Engineer Unwittingly Trips Balls On LSD From The '60s While Repairing Iconic Synth

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Robert Moog tweaks his famous Moog Synthesizer in 1969
Robert Moog tweaks his famous Moog Synthesizer in 1969
Photo: John Lent (AP)

Here is a delightful story about psychedelics to ease you into the long weekend.

San Francisco’s CBS station KPIX published a story earlier this week recounting an accidental mind-expanding odyssey undertaken by their Broadcast Operations Manager Eliot Curtis. Last year, Curtis, an experienced hand, volunteered to help the Cal State East Bay music department fix a vintage piece of music equipment. It was an original Buchla.


The iconic synth was named after Don Buchla, a Berkeley-based electronic music pioneer who developed his eponymous instruments around the same time that Robert Moog (pictured above) developed his own machines in the ‘60s. Buchla was deeply enmeshed in the counterculture movement at the time, and he enjoyed a friendship with Grateful Dead sound engineer and alleged LSD chef Owsley Stanley. Unsurprisingly, Ken Kesey and his Merry Pranksters outfitted their party bus with several Buchla 100 synths, and rumors that parts of the instruments were dipped in acid—thus allowing musicians to wet their finger and get a little high before playing—have circulated for decades.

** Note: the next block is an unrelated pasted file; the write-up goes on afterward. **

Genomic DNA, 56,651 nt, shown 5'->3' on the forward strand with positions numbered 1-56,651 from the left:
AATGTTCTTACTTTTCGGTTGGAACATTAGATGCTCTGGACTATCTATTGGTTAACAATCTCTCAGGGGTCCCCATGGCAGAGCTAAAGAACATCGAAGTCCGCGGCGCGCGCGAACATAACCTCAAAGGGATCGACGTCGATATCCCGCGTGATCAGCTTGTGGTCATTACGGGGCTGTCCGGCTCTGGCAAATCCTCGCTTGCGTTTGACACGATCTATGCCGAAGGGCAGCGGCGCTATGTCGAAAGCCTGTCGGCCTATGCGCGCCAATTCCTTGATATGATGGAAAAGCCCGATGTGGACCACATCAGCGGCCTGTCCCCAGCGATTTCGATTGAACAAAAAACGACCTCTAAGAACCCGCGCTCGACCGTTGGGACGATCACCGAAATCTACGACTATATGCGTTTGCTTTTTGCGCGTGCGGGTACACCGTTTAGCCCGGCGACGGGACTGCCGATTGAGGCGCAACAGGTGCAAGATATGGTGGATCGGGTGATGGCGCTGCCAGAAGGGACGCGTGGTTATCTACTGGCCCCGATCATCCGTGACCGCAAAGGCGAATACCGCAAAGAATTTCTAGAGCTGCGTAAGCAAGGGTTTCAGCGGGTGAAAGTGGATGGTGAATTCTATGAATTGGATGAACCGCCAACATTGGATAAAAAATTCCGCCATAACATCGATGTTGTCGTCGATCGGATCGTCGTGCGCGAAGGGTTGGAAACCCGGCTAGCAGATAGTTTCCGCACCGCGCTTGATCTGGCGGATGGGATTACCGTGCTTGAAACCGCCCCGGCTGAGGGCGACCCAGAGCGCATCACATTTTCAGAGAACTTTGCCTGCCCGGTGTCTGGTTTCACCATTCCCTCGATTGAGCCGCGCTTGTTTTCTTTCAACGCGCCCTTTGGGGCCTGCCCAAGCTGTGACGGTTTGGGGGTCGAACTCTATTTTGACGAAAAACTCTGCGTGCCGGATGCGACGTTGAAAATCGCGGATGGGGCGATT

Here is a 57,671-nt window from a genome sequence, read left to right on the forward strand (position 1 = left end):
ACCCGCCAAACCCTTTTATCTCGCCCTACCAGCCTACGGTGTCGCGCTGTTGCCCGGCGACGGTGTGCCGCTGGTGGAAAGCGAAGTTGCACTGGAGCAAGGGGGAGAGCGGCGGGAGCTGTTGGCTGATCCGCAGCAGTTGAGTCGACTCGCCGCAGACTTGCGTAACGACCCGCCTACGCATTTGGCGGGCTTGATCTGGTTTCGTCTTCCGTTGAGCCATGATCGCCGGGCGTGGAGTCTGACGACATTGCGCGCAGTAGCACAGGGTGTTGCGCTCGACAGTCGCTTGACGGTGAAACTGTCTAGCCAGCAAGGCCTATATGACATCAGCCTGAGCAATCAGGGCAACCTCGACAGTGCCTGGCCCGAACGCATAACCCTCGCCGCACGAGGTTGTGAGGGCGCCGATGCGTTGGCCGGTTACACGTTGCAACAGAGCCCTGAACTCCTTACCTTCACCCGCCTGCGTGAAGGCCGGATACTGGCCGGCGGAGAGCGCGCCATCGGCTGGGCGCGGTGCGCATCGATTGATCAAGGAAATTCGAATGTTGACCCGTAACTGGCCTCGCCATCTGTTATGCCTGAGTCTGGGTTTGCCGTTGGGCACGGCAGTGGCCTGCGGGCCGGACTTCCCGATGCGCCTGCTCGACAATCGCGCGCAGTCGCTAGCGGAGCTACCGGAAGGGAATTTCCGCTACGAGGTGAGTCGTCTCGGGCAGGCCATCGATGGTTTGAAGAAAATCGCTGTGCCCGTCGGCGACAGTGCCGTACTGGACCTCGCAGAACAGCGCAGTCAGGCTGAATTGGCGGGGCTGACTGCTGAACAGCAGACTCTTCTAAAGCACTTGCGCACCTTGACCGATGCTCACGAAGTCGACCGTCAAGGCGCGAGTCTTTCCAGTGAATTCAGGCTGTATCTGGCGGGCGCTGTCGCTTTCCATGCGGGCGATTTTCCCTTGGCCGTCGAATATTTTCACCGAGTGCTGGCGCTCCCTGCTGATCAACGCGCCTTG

Those rumors were never completely confirmed until Curtis unwittingly dosed hard on a 50-year-old stash. When he found the instrument, it was collecting dust in the corner of some godforsaken closet. He noticed that someone had modified the machine to add a red module on the top row. It seems he was unaware of old stories about how the “red panel” was the acid one:

During his repair work, Curtis opened the module and saw something stuck under a knob.

“There was like a residue … a crust or a crystalline residue on it,” said Curtis.

He sprayed a cleaning solvent on it and started to push the dissolving crystal with his finger as he attempted to dislodge the residue and clean the area.

About 45 minutes later, Curtis began to feel a little strange. He described it as a weird, tingling sensation. He discovered this was the feeling of the beginnings of an LSD experience or trip.


Buchla, Kesey, and Stanley are all dead, so none of the principals can confirm exactly who installed this red panel or when they did it. CSUEB apparently doesn’t have detailed records about the Buchla, though whatever its journey, all the old rumors about acid-laced machines are now confirmed. LSD can keep for years under the right conditions, and it can also be taken in through the skin, especially if you’re also using cleaning products. Curtis says he tripped for nine hours or so before returning to Earth and finishing the job. The machine apparently works fine now, though CSUEB music students can’t get high off it anymore.

Either way, the Dead are back in the Bay Area for a few shows next weekend, and I hope Curtis gets to go as a guest of honor.